The Daily Caller

The Daily Caller
              FILE - In this Jan. 3, 2012, file photo Republican presidential candidate, former Pennsylvania Sen. Rick Santorum, seen with his Karen, left, addresses supporters at his Iowa caucus victory party in Johnston, Iowa. GOP primary voters have spent the past six weeks lurching toward one candidate and then another in an exercise of political soul-searching that appears far from settled. The next contests, in Arizona and Michigan, aren  FILE - In this Jan. 3, 2012, file photo Republican presidential candidate, former Pennsylvania Sen. Rick Santorum, seen with his Karen, left, addresses supporters at his Iowa caucus victory party in Johnston, Iowa. GOP primary voters have spent the past six weeks lurching toward one candidate and then another in an exercise of political soul-searching that appears far from settled. The next contests, in Arizona and Michigan, aren't until Feb. 28; the party with a reputation for order may have it sorted out after March 6, when 10 states get their say. But that would break sharply with this race's tendency toward uncertainty. (AP Photo/Charlie Riedel, File)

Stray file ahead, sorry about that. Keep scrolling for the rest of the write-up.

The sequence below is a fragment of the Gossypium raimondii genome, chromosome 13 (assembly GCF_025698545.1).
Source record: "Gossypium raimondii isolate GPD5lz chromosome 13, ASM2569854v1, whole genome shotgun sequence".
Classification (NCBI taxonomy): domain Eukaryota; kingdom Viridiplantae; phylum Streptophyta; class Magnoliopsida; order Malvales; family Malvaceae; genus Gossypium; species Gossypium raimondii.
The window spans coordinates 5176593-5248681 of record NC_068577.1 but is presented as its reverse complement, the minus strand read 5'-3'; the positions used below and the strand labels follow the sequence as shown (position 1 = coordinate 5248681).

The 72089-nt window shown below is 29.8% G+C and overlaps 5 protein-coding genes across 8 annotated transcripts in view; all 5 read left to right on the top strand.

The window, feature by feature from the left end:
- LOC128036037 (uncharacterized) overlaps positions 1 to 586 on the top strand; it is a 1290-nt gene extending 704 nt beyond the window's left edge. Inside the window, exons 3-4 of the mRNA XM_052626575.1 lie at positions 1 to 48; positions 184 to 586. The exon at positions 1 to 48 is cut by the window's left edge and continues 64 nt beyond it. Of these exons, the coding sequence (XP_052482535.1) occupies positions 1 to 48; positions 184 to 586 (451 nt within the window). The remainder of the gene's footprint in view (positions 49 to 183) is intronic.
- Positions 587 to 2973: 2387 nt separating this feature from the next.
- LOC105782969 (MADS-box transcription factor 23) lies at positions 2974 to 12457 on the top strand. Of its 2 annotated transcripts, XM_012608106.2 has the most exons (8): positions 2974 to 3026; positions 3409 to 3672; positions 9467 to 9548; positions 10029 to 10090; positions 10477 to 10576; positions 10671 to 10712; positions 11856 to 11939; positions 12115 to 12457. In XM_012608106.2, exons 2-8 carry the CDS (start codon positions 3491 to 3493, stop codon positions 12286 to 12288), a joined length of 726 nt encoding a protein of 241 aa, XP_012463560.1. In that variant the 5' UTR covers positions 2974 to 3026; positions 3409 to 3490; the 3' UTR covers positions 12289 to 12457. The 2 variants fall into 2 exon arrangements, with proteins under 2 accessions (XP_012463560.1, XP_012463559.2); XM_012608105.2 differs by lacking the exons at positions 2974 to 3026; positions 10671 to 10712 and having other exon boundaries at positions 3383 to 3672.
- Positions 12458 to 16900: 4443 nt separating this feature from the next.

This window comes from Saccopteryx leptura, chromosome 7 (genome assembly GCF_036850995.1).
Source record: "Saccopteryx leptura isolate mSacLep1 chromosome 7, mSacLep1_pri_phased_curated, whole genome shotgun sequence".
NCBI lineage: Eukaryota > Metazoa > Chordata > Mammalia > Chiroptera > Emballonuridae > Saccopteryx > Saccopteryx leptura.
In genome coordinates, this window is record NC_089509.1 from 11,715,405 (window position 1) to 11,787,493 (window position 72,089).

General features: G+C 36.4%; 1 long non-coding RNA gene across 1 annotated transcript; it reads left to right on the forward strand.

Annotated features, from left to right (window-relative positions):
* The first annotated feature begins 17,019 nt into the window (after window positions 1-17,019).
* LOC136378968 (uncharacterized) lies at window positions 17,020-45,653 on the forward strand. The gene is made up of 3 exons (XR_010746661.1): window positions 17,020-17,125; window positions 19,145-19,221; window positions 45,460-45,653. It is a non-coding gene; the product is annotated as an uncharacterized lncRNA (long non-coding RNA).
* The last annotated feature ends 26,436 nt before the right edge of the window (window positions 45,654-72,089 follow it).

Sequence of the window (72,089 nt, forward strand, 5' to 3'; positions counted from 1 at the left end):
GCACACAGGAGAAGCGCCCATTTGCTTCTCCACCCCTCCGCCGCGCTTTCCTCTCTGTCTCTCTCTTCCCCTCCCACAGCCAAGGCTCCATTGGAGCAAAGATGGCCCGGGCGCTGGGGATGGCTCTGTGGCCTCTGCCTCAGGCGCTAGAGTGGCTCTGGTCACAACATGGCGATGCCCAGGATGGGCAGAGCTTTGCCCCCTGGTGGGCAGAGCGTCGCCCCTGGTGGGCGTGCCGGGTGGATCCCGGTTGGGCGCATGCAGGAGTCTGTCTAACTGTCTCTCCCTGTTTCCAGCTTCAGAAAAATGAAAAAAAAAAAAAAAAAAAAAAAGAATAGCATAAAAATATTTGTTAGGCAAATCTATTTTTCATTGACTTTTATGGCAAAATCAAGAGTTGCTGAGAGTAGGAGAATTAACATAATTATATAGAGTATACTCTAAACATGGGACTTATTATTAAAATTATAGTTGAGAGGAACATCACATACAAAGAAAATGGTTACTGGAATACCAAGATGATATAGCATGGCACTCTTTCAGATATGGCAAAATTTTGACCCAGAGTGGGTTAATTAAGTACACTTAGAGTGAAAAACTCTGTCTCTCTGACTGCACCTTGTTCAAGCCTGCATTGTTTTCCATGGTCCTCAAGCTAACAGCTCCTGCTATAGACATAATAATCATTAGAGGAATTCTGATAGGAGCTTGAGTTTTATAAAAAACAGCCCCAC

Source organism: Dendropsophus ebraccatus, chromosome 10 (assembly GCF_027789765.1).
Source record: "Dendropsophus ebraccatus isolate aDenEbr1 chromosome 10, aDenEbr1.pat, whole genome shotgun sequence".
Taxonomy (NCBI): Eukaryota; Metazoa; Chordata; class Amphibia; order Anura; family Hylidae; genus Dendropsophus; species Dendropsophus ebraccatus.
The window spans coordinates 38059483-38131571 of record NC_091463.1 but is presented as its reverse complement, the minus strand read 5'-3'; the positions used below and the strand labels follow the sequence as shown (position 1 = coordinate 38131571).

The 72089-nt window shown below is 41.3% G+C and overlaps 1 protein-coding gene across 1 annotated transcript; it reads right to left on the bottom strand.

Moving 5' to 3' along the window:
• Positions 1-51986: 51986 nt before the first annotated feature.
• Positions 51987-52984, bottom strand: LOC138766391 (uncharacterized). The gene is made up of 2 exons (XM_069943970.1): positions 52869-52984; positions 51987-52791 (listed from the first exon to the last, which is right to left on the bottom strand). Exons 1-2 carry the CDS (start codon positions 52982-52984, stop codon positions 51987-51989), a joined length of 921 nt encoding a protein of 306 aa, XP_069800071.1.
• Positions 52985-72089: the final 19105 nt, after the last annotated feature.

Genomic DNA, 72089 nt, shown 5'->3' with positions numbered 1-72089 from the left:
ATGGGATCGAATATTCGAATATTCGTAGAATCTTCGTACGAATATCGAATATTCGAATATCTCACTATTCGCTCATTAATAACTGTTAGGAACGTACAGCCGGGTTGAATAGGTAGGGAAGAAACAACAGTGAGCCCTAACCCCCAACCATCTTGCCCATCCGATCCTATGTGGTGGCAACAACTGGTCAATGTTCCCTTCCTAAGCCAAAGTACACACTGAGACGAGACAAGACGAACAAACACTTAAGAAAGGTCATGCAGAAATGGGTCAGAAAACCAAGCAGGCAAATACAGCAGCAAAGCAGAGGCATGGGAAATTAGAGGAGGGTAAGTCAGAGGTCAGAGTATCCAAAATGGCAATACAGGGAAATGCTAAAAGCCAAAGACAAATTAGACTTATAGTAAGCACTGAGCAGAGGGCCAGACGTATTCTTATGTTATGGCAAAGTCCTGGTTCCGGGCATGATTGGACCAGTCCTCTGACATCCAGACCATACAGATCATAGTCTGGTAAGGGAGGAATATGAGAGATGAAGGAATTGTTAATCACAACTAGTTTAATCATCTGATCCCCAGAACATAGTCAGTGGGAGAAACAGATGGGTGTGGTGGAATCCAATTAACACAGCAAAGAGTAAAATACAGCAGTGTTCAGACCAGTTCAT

Santorum has 18-point lead over Romney in Ohio

Rick Santorum is smoking Mitt Romney in a Rasmussen poll of Ohio Republican voters released on Thursday.

Santorum gets 42 percent in the swing state, a crucial one in the general election, while Romney sits 18 points behind at 24 percent. Newt Gingrich is in third at 13 percent and Ron Paul is at 10 percent.

If the field were to narrow to just Romney and Santorum, Santorum would flatten Romney 58 percent to 30 percent. (RELATED: With Santorum surging, Romney faces crucial test in Michigan primary)

Romney is not unpopular in the state, but Santorum is more popular, and his supporters feel more strongly toward him. Sixty-four percent of Ohio Republicans say they hold a favorable opinion of Romney, and just 33 percent say they have an unfavorable opinion. However, just 14 percent of those supporters feel very favorably toward them, and 50 percent just feel somewhat favorable. Santorum has a 75-19 favorability rating, but 38 percent of those who favor him feel strongly favorable.

Nonetheless, Romney is still the expected victor in the primary process, with a 55 percent majority saying they expect him to be the nominee, and just 26 percent saying it will be Santorum. Ohio voters see them as equally strong competitors in a general election against President Barack Obama, with 38 percent saying Romney would be the strongest candidate, and 37 percent saying Santorum.

Obama won the state in 2008.

Ohio holds its primary on March 6 — Super Tuesday. With 66 delegates, after Georgia, it is the Super Tuesday state with the second most delegates at stake.

Follow Alexis on Twitter